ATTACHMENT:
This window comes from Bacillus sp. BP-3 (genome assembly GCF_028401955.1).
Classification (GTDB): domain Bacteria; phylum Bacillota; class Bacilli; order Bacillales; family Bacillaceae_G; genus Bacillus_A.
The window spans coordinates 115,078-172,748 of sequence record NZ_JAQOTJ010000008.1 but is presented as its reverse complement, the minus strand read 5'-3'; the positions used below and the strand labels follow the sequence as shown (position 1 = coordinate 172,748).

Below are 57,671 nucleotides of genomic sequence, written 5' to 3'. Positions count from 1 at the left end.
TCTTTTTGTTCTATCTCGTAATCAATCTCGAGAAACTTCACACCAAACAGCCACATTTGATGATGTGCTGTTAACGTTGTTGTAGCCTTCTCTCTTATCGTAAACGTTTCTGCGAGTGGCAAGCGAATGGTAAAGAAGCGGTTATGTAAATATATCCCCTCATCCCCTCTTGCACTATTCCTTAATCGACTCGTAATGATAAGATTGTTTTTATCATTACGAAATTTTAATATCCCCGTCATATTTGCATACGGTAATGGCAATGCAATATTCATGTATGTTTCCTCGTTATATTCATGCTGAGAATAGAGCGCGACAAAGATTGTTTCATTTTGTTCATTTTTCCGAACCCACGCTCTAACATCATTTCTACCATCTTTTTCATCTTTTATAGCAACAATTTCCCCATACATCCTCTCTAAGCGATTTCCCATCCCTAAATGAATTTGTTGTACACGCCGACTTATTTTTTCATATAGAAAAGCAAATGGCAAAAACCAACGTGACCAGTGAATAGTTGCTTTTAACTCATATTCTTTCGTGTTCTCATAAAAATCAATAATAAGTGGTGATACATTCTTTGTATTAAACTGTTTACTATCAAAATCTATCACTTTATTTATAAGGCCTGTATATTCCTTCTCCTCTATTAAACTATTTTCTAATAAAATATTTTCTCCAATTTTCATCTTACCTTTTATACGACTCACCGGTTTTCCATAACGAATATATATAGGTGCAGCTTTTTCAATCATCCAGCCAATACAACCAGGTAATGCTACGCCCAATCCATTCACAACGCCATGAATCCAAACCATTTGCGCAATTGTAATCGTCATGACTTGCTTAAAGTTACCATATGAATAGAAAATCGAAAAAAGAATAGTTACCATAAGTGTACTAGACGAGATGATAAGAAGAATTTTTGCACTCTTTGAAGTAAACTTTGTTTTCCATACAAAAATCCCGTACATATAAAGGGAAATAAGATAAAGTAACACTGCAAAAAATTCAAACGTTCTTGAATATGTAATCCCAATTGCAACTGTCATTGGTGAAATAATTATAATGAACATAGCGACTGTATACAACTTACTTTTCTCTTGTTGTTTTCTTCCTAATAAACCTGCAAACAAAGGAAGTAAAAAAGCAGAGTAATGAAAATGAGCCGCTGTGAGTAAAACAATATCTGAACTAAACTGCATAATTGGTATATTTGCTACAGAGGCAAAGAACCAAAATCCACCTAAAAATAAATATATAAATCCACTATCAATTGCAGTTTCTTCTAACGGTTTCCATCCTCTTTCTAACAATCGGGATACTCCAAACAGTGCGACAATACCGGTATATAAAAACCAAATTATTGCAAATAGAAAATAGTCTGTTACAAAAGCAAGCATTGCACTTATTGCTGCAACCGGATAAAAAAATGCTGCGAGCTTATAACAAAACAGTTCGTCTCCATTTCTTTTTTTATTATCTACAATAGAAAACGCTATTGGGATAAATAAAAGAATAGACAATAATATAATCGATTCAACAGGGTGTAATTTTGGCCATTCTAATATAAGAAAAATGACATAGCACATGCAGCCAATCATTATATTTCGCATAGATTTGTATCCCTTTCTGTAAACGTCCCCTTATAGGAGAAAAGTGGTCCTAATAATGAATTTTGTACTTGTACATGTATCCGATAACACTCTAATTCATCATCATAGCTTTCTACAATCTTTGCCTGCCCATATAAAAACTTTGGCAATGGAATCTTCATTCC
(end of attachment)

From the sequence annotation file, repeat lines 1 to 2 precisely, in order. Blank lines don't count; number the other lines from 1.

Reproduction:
This window comes from Bacillus sp. BP-3 (genome assembly GCF_028401955.1).
Classification (GTDB): domain Bacteria; phylum Bacillota; class Bacilli; order Bacillales; family Bacillaceae_G; genus Bacillus_A.